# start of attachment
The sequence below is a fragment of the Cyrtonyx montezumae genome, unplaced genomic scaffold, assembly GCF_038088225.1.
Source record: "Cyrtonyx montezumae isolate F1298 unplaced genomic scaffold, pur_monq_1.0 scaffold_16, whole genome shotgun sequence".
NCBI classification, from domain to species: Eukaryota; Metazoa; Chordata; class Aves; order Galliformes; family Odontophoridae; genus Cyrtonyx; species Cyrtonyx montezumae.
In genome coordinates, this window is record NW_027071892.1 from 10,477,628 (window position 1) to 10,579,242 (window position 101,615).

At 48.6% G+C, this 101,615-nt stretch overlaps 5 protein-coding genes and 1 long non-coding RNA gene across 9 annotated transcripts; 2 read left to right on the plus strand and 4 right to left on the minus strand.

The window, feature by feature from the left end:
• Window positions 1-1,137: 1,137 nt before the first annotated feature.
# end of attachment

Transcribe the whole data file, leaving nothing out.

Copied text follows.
The sequence below is a fragment of the Cyrtonyx montezumae genome, unplaced genomic scaffold, assembly GCF_038088225.1.
Source record: "Cyrtonyx montezumae isolate F1298 unplaced genomic scaffold, pur_monq_1.0 scaffold_16, whole genome shotgun sequence".
NCBI classification, from domain to species: Eukaryota; Metazoa; Chordata; class Aves; order Galliformes; family Odontophoridae; genus Cyrtonyx; species Cyrtonyx montezumae.
In genome coordinates, this window is record NW_027071892.1 from 10,477,628 (window position 1) to 10,579,242 (window position 101,615).

At 48.6% G+C, this 101,615-nt stretch overlaps 5 protein-coding genes and 1 long non-coding RNA gene across 9 annotated transcripts; 2 read left to right on the plus strand and 4 right to left on the minus strand.

The window, feature by feature from the left end:
• Window positions 1-1,137: 1,137 nt before the first annotated feature.